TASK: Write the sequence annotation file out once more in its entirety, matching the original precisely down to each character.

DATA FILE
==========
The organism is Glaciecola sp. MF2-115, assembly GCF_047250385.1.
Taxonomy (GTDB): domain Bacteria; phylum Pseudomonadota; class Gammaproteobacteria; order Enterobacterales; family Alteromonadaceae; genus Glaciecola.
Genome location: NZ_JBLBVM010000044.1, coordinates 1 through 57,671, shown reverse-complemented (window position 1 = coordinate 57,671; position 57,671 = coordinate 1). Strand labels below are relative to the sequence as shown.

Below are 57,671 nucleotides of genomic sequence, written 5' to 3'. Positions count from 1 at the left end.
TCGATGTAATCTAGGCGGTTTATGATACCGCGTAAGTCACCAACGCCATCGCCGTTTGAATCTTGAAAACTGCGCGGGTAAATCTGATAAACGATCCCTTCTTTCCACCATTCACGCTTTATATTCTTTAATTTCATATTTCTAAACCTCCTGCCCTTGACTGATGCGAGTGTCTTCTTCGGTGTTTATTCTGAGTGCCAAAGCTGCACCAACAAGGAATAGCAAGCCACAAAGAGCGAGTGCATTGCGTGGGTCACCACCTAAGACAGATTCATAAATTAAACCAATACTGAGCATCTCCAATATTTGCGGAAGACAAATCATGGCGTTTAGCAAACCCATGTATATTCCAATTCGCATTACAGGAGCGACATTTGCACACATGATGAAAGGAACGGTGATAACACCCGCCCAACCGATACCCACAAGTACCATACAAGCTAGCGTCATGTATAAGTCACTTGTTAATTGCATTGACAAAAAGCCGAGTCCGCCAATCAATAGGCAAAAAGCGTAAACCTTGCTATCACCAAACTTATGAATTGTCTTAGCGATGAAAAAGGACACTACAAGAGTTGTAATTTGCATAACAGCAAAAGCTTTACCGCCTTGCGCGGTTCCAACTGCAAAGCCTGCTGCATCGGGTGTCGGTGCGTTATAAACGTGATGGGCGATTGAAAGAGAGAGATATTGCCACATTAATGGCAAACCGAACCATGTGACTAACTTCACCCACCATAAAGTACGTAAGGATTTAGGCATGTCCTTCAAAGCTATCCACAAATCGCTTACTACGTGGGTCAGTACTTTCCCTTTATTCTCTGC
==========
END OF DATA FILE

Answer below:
The organism is Glaciecola sp. MF2-115, assembly GCF_047250385.1.
Taxonomy (GTDB): domain Bacteria; phylum Pseudomonadota; class Gammaproteobacteria; order Enterobacterales; family Alteromonadaceae; genus Glaciecola.
Genome location: NZ_JBLBVM010000044.1, coordinates 1 through 57,671, shown reverse-complemented (window position 1 = coordinate 57,671; position 57,671 = coordinate 1). Strand labels below are relative to the sequence as shown.

Below are 57,671 nucleotides of genomic sequence, written 5' to 3'. Positions count from 1 at the left end.
TCGATGTAATCTAGGCGGTTTATGATACCGCGTAAGTCACCAACGCCATCGCCGTTTGAATCTTGAAAACTGCGCGGGTAAATCTGATAAACGATCCCTTCTTTCCACCATTCACGCTTTATATTCTTTAATTTCATATTTCTAAACCTCCTGCCCTTGACTGATGCGAGTGTCTTCTTCGGTGTTTATTCTGAGTGCCAAAGCTGCACCAACAAGGAATAGCAAGCCACAAAGAGCGAGTGCATTGCGTGGGTCACCACCTAAGACAGATTCATAAATTAAACCAATACTGAGCATCTCCAATATTTGCGGAAGACAAATCATGGCGTTTAGCAAACCCATGTATATTCCAATTCGCATTACAGGAGCGACATTTGCACACATGATGAAAGGAACGGTGATAACACCCGCCCAACCGATACCCACAAGTACCATACAAGCTAGCGTCATGTATAAGTCACTTGTTAATTGCATTGACAAAAAGCCGAGTCCGCCAATCAATAGGCAAAAAGCGTAAACCTTGCTATCACCAAACTTATGAATTGTCTTAGCGATGAAAAAGGACACTACAAGAGTTGTAATTTGCATAACAGCAAAAGCTTTACCGCCTTGCGCGGTTCCAACTGCAAAGCCTGCTGCATCGGGTGTCGGTGCGTTATAAACGTGATGGGCGATTGAAAGAGAGAGATATTGCCACATTAATGGCAAACCGAACCATGTGACTAACTTCACCCACCATAAAGTACGTAAGGATTTAGGCATGTCCTTCAAAGCTATCCACAAATCGCTTACTACGTGGGTCAGTACTTTCCCTTTATTCTCTGC